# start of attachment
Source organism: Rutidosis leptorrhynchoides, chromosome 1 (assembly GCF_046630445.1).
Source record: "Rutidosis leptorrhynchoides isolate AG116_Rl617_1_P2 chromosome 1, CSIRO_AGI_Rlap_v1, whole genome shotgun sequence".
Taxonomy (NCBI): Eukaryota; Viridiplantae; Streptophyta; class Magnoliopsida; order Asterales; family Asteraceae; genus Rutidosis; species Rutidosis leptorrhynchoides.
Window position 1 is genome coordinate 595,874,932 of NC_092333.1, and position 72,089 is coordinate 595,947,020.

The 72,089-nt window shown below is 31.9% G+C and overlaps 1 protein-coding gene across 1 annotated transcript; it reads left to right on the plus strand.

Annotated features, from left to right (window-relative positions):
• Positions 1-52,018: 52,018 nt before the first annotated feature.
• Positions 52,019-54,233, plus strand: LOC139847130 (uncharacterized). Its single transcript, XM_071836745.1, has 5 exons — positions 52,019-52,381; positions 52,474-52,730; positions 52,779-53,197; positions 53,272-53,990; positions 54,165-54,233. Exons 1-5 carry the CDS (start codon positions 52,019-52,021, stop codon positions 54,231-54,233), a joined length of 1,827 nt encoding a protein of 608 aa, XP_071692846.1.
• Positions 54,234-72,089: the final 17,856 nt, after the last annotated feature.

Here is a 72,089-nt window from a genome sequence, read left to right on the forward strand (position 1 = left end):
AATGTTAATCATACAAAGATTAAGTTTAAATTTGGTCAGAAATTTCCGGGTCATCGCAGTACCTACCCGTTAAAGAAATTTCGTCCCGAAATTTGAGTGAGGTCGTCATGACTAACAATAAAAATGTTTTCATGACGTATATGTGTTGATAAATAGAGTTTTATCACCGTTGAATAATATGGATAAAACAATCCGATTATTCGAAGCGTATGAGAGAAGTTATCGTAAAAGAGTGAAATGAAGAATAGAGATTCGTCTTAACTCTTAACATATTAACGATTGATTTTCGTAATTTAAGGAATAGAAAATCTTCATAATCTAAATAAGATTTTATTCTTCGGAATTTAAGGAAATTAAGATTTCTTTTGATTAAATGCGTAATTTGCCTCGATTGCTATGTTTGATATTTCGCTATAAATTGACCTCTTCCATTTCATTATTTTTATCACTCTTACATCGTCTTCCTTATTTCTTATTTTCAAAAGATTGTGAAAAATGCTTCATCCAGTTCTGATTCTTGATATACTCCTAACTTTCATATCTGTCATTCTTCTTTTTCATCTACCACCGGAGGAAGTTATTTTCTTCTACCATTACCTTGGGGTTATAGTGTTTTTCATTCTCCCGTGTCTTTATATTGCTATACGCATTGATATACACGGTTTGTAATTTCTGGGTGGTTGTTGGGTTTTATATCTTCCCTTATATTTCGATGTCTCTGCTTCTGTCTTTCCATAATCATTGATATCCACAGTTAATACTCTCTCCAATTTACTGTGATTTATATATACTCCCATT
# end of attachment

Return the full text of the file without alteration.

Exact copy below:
Source organism: Rutidosis leptorrhynchoides, chromosome 1 (assembly GCF_046630445.1).
Source record: "Rutidosis leptorrhynchoides isolate AG116_Rl617_1_P2 chromosome 1, CSIRO_AGI_Rlap_v1, whole genome shotgun sequence".
Taxonomy (NCBI): Eukaryota; Viridiplantae; Streptophyta; class Magnoliopsida; order Asterales; family Asteraceae; genus Rutidosis; species Rutidosis leptorrhynchoides.
Window position 1 is genome coordinate 595,874,932 of NC_092333.1, and position 72,089 is coordinate 595,947,020.

The 72,089-nt window shown below is 31.9% G+C and overlaps 1 protein-coding gene across 1 annotated transcript; it reads left to right on the plus strand.

Annotated features, from left to right (window-relative positions):
• Positions 1-52,018: 52,018 nt before the first annotated feature.
• Positions 52,019-54,233, plus strand: LOC139847130 (uncharacterized). Its single transcript, XM_071836745.1, has 5 exons — positions 52,019-52,381; positions 52,474-52,730; positions 52,779-53,197; positions 53,272-53,990; positions 54,165-54,233. Exons 1-5 carry the CDS (start codon positions 52,019-52,021, stop codon positions 54,231-54,233), a joined length of 1,827 nt encoding a protein of 608 aa, XP_071692846.1.
• Positions 54,234-72,089: the final 17,856 nt, after the last annotated feature.

Here is a 72,089-nt window from a genome sequence, read left to right on the forward strand (position 1 = left end):
AATGTTAATCATACAAAGATTAAGTTTAAATTTGGTCAGAAATTTCCGGGTCATCGCAGTACCTACCCGTTAAAGAAATTTCGTCCCGAAATTTGAGTGAGGTCGTCATGACTAACAATAAAAATGTTTTCATGACGTATATGTGTTGATAAATAGAGTTTTATCACCGTTGAATAATATGGATAAAACAATCCGATTATTCGAAGCGTATGAGAGAAGTTATCGTAAAAGAGTGAAATGAAGAATAGAGATTCGTCTTAACTCTTAACATATTAACGATTGATTTTCGTAATTTAAGGAATAGAAAATCTTCATAATCTAAATAAGATTTTATTCTTCGGAATTTAAGGAAATTAAGATTTCTTTTGATTAAATGCGTAATTTGCCTCGATTGCTATGTTTGATATTTCGCTATAAATTGACCTCTTCCATTTCATTATTTTTATCACTCTTACATCGTCTTCCTTATTTCTTATTTTCAAAAGATTGTGAAAAATGCTTCATCCAGTTCTGATTCTTGATATACTCCTAACTTTCATATCTGTCATTCTTCTTTTTCATCTACCACCGGAGGAAGTTATTTTCTTCTACCATTACCTTGGGGTTATAGTGTTTTTCATTCTCCCGTGTCTTTATATTGCTATACGCATTGATATACACGGTTTGTAATTTCTGGGTGGTTGTTGGGTTTTATATCTTCCCTTATATTTCGATGTCTCTGCTTCTGTCTTTCCATAATCATTGATATCCACAGTTAATACTCTCTCCAATTTACTGTGATTTATATATACTCCCATT